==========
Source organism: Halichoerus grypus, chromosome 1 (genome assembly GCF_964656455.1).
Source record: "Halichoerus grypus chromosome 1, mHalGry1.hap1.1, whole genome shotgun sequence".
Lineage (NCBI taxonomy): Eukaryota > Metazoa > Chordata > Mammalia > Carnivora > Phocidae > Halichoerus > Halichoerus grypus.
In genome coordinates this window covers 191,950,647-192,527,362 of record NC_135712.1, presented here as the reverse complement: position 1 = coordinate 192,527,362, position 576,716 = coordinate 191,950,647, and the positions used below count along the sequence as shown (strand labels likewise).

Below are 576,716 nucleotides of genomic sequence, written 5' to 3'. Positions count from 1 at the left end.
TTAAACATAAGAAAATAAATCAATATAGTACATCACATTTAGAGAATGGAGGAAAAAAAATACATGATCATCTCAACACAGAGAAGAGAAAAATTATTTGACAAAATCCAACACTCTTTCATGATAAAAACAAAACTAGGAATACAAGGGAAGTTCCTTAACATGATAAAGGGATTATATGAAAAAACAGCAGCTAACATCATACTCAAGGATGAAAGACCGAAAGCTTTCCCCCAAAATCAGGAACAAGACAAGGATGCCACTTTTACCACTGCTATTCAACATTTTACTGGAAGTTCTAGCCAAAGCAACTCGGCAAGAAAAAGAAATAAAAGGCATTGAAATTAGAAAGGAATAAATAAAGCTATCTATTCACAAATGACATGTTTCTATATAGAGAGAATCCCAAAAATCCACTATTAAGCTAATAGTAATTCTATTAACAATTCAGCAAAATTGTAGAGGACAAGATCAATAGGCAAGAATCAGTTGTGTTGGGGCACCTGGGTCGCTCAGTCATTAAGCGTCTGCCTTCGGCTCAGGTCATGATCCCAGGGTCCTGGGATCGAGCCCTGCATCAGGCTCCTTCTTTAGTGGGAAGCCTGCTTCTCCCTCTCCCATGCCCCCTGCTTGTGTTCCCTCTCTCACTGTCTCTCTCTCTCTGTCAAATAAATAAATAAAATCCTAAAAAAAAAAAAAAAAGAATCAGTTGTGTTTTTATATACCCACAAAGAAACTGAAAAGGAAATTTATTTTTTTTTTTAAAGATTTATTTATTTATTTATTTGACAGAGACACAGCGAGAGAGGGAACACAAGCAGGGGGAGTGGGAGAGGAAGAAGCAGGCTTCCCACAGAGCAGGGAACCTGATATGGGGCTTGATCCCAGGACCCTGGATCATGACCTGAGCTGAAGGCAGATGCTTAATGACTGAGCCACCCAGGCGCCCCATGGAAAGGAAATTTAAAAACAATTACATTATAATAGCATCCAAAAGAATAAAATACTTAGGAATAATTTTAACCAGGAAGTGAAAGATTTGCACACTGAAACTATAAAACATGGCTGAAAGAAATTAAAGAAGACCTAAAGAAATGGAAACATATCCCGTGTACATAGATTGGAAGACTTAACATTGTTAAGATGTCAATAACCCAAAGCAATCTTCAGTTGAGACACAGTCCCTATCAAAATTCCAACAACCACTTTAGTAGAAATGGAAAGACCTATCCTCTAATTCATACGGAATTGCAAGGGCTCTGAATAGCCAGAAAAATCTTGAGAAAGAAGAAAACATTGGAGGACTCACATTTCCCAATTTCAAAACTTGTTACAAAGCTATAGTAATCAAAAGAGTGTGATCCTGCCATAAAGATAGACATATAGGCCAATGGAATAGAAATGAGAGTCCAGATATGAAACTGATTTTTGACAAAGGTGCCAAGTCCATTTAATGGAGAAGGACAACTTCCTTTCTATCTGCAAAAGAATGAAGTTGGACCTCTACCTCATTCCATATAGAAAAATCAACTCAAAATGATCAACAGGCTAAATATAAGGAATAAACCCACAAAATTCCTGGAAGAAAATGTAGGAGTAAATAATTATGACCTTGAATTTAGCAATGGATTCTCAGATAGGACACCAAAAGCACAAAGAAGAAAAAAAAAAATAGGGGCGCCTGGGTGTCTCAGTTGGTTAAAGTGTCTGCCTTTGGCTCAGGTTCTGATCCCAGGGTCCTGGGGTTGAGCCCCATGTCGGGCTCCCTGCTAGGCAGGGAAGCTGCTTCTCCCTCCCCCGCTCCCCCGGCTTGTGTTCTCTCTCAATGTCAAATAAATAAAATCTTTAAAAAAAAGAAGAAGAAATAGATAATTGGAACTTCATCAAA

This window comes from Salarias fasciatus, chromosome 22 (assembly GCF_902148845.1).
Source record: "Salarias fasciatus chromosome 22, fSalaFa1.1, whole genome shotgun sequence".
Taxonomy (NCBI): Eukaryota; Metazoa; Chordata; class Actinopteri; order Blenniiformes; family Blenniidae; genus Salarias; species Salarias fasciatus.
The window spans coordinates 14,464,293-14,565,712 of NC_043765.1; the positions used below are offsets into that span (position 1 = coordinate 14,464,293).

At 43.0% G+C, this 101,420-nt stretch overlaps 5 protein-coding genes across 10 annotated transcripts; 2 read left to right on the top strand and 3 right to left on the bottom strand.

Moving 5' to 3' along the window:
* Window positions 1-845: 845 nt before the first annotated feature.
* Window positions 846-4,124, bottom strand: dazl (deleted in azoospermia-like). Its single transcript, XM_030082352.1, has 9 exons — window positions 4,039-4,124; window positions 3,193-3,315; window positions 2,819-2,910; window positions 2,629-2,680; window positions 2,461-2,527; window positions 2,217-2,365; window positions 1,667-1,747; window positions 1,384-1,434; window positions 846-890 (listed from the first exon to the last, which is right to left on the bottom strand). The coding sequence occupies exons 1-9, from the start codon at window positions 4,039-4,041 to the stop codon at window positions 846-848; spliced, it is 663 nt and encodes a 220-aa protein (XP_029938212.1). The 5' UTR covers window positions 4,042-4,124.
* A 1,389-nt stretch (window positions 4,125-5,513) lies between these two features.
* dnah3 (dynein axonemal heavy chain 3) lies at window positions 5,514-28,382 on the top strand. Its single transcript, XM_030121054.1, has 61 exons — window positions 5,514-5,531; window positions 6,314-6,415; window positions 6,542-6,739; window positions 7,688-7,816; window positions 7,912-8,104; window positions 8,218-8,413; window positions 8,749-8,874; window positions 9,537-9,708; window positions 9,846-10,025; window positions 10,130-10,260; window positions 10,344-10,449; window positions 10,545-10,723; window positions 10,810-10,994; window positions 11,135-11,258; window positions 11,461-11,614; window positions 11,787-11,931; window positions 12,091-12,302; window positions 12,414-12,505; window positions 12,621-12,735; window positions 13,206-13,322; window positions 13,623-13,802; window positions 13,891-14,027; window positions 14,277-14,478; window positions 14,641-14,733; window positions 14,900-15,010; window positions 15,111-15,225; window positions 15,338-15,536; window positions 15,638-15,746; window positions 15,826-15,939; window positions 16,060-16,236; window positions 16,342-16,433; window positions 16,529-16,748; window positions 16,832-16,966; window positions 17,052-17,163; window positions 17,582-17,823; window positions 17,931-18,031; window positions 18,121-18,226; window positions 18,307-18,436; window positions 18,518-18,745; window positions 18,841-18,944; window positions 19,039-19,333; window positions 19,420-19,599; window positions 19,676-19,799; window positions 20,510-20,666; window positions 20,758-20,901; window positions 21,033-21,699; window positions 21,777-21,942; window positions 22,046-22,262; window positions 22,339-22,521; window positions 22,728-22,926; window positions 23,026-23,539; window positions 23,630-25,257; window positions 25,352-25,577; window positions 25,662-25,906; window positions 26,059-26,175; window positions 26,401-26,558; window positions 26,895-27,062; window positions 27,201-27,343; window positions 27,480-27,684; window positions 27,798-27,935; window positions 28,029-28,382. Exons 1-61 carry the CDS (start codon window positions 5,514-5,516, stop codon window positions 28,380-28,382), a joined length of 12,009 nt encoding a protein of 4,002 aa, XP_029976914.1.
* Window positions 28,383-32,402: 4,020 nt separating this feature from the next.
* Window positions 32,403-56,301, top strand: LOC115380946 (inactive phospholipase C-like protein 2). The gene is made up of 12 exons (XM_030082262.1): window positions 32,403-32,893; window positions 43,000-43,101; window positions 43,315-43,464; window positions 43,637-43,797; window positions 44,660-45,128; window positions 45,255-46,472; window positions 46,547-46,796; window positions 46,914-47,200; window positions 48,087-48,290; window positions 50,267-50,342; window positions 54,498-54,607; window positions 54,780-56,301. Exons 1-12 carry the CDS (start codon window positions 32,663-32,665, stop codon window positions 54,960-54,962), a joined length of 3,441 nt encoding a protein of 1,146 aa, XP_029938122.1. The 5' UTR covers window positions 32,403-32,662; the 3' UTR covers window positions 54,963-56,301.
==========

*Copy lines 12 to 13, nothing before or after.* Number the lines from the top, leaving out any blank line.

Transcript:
Moving 5' to 3' along the window:
* Window positions 1-845: 845 nt before the first annotated feature.